December 4, 2009


Category: News — Ira @ 6:46 pm


All the children say:
We don’t need another hero.
We don’t need to know the way home.
All we want is life beyond the Thunderdome.

—Tina Turner, lyrics: Thunderdome

My cell phone rang the other evening, as I was tooling down the road in Big Blue. My brother Titus, calling from the local schoolhouse phone in Bloomfield, Iowa. Just to chat. He checks in with me once in awhile, usually about every week or two.

I answered. We talked. He’d enjoyed my last blog. Someone usually stops by and gives him a hard copy. As we wound down, he allowed that his son Robert had a question for me. A pause, as someone picked up on the other line. Then seven-year-old Robert’s eager slightly raspy voice.

“Hi, uncle Ira.”

“Hi, Robert. How are you?”

“Good.” Then right to the point. “May I ask you something?”

“Sure,” I said. “Go ahead.”

A brief pause. The question tumbled out, the words tripping over each other. “Do you think you’ll ever find yourself a wife?”

Whoa. Don’t know where that came from. “A wife?” I chuckled, taken aback. “No, I don’t think so.”

“Don’t you think you need a wife? He persisted. “Me and Thomas think you should have a wife.” Obviously, it was a matter of grave concern to him. To both of them. They probably felt bad for me.

On the other line, Titus chuckled, a bit awkwardly. “The boys have been discussing this quite a lot lately. It’s a big issue and they’re very preoccupied with it. And concerned for you,” he said. “They weren’t really satisfied with our replies. So I told them they could just ask you themselves.”

Ah, good parenting, that. “Yes, yes,” I agreed. “The only way to get the real answer. Go right to the source.”

Back to little Robert, and his important question. “No,” I assured him kindly. “I don’t think I need a wife. I’m pretty happy living by myself. I’m used to it, to living alone. So I think I’ll be alright.”

“OK. Bye.” He said abruptly. He didn’t seem convinced. He would discuss it at length, I’m sure, with his younger brother Thomas. The two of them would grapple with it. After chatting a bit more with their father, I hung up.

And it was fine. Other than a slight twinge of sadness, I thought the whole thing frankly humorous. And I was touched that my two little nephews concerned themselves with my well being. Children, in their innocence, will come right out and tell you what many adults think, but can’t bring themselves to say.

And in a young Amish kid’s world, it must be a strange and frightening thing. To have an uncle, Daddy’s brother, who used to be married, but now lives alone. They can’t fathom such a thing, turn it in their young minds and grasp it. A concept wholly foreign to their world.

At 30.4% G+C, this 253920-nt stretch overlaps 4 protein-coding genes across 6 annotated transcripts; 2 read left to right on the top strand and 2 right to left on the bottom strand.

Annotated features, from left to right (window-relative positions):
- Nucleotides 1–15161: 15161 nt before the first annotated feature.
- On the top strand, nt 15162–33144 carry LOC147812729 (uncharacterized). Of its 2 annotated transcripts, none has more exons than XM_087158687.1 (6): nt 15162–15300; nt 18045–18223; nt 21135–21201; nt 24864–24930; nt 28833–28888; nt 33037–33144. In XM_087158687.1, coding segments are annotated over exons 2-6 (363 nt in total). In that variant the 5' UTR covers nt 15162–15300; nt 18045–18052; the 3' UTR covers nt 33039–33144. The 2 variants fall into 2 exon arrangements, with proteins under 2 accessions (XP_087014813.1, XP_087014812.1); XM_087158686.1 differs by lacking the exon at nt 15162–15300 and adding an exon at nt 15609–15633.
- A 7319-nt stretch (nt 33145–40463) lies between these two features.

And that, I suppose, is how it should be. I’m glad it’s still that way somewhere.

But I reflected on the conversation. Mulled a bit. Children say the darnedest things. And their conclusions are usually more true than not. Which got me thinking about an incident years ago, when I myself was a little boy, younger even than Robert.

Not that I’m remotely comparing the two disparate incidents. Just that Robert’s childish wisdom roused my own long dormant memories from decades of slumber.

It was a Sunday morning in Aylmer, a sunny summer day. I was four, maybe five years old. Church was at Alva Eichers’ place, a mile north and west of our home.

We left for church that morning, rattling down the road in Dad’s great old topbuggy. I stayed with Dad as he stood around with the men out by the barn, visiting before the service. A family of strangers from another community attended that morning as well. I don’t remember whose company they were. Probably relatives of someone or other. The father looked slick, cleaned up. Trimmed beard. He may not even have been wearing galluses, I’m not sure. They were from Nappanee, Indiana, I heard later. A couple of young boys hovered close to the slicked up man from Nappanee. One of the boys was about my age. I stared at him, fascinated. Inordinately rotund, his little body was about as round as tall.

Around noon, the church service ended. After Uncle Pete or Nicky Stoltzfus or Jake Eicher had preached the main sermon. The final slow drawn out song. The children were released. We ran out to play.

And somewhere in the course of our play that afternoon, I approached the little boy. The rotund one. Round-cheeked, he wore glasses, perched on his pudgy nose. We stood there, sizing each other up. Hands in pants pockets. Awkwardly scuffed the dirt with our bare feet. At least I was barefoot. He probably wore shoes, coming from Nappanee and all.

We stood there, face to face. I was on my home turf. He was a stranger in a strange land. He smiled hesitantly.

“What’s your name? I asked.

“Ernest,” he said shyly. He smiled again, almost pleadingly.

Ernest. Never heard of a name like that before. I looked him up and down. Then into his eyes. Then I spoke.

“You are fat.” I said. Flatly. Matter-of-factly. Little rancor involved. I had never before seen someone so young so heavy.

His face fell. The smile vanished. His eyes widened with dismay and pain. He seemed to shrink into himself. Without a word, he turned and lumbered away.